The Word Police: Filter Words

The Word Police are at it again. This time they plan to rap some filter words on the head.

Filter words are generally bad dudes and worth arresting when you catch up to them. They’re guilty of two things:

  • They add lots of unnecessary/empty words to your story and therefore can bog down your pace… a lot.
  • They distance your readers from your characters. The “narrator” tells us that the character is thinking/sensing something (filters the information) instead of just letting us experience the thoughts/sensations directly.

In this 217-word passage, there are 20 filter words.

Greta stood on her front porch. She felt the long-awaited spring call her with a rustling of leaves and patter of hummingbird wings. A smile brightened her face as she watched them battle around the feeder that she’d remembered to fill yesterday.  She supposed she wasn’t the only one enjoying the languid morning. On the porch rail, she saw her lazy tabby stretch and heard his rumbling purr as she rubbed his ears. She knew he liked the sunshine; she imagined he always had.

Lilacs bloomed at the edge of the house, and she could smell their heady fragrance. There were other newcomers that morning. She noticed that the butterflies had returned with the warmer weather and saw crocuses pushing up through the grass. Years ago, her mother had planted them in the lawn, and she realized she’d seen them return every year since.   

Greta suddenly felt hungry, and she listened to her stomach growl. She wondered about the muffins baking in her kitchen and recognized the sound of the buzzer on the oven announcing they were done. She rushed through the screen door and heard it slam closed behind her as she hurried down the hall. She thought they would taste wonderful, and if she wanted to, she guessed she could eat them all by herself.

Now here’s the same passage written without them (173 words instead of 217):

Greta stood on her front porch. The long-awaited spring called her with a rustling of leaves and patter of hummingbird wings. A smile brightened her face as they battled around the feeder that she’d filled yesterday.  She wasn’t the only one enjoying the languid morning. On the porch rail, her lazy tabby stretched, and he rumbled a purr as she rubbed his ears. He liked the sunshine; he always had.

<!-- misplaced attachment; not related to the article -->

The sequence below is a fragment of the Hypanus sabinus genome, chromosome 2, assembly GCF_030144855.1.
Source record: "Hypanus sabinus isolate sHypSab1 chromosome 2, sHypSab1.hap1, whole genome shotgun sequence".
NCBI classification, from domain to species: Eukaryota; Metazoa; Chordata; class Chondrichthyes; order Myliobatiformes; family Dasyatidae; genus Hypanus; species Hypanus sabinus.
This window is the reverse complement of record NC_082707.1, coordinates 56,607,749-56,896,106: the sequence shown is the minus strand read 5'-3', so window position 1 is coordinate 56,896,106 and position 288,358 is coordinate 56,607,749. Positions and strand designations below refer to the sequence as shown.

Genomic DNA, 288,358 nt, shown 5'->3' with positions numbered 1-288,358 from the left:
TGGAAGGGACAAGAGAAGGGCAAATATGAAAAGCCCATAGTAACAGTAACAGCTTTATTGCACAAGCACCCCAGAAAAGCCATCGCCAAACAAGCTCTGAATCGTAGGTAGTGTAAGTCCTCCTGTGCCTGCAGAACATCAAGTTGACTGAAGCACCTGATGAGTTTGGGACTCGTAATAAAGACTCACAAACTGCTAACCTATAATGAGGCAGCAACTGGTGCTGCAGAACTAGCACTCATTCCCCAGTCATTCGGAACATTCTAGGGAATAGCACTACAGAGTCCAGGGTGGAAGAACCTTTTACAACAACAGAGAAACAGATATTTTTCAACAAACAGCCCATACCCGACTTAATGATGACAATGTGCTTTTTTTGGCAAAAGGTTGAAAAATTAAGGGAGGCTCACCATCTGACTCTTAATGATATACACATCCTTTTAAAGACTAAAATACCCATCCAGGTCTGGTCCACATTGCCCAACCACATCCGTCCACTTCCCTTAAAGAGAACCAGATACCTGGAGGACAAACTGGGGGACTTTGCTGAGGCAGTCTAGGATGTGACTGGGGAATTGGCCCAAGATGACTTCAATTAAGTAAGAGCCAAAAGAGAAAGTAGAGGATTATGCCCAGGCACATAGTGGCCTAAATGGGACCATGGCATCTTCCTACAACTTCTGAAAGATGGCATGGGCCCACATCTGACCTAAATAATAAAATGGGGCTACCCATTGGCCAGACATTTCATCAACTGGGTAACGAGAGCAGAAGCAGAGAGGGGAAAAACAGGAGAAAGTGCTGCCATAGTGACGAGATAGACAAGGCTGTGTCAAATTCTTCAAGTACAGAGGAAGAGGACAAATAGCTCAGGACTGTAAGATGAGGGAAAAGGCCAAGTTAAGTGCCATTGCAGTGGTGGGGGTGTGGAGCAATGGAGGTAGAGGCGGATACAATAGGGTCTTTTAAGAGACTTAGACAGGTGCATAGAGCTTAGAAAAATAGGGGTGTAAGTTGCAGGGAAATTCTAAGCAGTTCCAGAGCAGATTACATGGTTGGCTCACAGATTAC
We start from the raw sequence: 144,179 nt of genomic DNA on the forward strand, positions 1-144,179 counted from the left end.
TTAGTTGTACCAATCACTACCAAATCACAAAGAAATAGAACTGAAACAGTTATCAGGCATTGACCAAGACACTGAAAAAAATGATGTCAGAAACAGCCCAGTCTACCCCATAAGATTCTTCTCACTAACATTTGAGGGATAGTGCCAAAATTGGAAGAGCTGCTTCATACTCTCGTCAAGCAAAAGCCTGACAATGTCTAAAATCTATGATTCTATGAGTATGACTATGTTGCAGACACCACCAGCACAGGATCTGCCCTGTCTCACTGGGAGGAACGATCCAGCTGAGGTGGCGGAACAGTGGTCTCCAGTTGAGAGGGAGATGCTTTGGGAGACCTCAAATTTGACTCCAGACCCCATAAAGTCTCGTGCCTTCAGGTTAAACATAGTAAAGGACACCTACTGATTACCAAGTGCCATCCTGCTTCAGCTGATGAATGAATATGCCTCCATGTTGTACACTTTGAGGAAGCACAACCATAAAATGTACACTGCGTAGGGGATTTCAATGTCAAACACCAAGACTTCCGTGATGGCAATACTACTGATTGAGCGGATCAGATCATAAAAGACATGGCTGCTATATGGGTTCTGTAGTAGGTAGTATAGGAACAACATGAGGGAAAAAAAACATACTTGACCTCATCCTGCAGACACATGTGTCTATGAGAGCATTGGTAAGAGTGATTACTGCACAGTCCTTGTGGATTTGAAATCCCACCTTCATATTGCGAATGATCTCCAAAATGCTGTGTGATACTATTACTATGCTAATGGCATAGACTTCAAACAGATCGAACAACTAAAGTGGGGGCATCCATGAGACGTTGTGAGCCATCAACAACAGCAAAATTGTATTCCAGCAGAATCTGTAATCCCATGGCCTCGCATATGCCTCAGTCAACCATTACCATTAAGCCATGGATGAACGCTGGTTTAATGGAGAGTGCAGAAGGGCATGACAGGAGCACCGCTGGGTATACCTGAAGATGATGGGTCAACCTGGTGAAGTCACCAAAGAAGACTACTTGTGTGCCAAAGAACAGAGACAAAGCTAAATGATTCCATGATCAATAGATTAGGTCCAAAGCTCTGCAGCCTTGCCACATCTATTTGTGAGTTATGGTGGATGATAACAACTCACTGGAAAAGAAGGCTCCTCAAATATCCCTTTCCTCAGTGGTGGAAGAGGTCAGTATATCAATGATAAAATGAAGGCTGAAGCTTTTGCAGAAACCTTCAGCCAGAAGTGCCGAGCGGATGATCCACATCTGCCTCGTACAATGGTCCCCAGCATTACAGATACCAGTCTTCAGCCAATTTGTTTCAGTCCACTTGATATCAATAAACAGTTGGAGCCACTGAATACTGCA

Lilacs bloomed at the edge of the house with a heady fragrance. There were other newcomers that morning. The butterflies had returned with the warmer weather and crocuses pushed up through the grass. Years ago, her mother had planted them in the lawn, and they’d returned every year since.   

Greta’s stomach growled with hunger. Muffins baked in her kitchen, and the buzzer on the oven announced they were done. She rushed through the screen door, and it slammed closed behind her as she hurried down the hall. They would taste wonderful, and if she wanted to, she could eat them all by herself.

That’s about 22% less words!

Same meaning, improved pace, and closer to the character’s experience.

Less distracting to your reader, too.

You won’t be able to eliminate all filter words, nor should you, but an editing pass to rid yourself of a bunch of those annoying delinquents is worth the effort. And it isn’t that difficult when you know what to search for.

Here’s my starter list: watched, saw, observed, felt, smelled, tasted, heard, knew, thought, suspected, remembered, believed, understood, imagined, doubted, supposed, realized, wondered, guessed, hoped, wished…

Do you kill off the filter words in your writing?

3 Fiction-Writing Terms: Data Dump, Filter Word, Head Hopping

While some of us are pushing through the last week of Nanowrimo, noses to our keyboards, an editing-monster looms in our future, packing on problems like a glutton.

Kathy Wagoner wrote a great post clarifying three different writing terms that carry a lot of unwanted calories. These are often newbie problems, and I’ll confess that they gave my early writing serious indigestion. The good news is that after fixing them thousands of times (literally), I do a better job of avoiding them in the first place.

Are these important? Yes. All three of these can knock a reader out of the book or reduce a reader’s engagement by distancing them from the characters and story. For me, head-hopping will usually result in an unfinished read.

Even after years of vigilance, I still have to put my monster on the editing treadmill to trim away the fat and give my writing more muscle. Kathy did a thorough job of explaining the terms and providing examples. It’s worth clicking over for a look. 🙂

via 3 Fiction Writing Terms: Data Dump, Filter Word, Head Hopping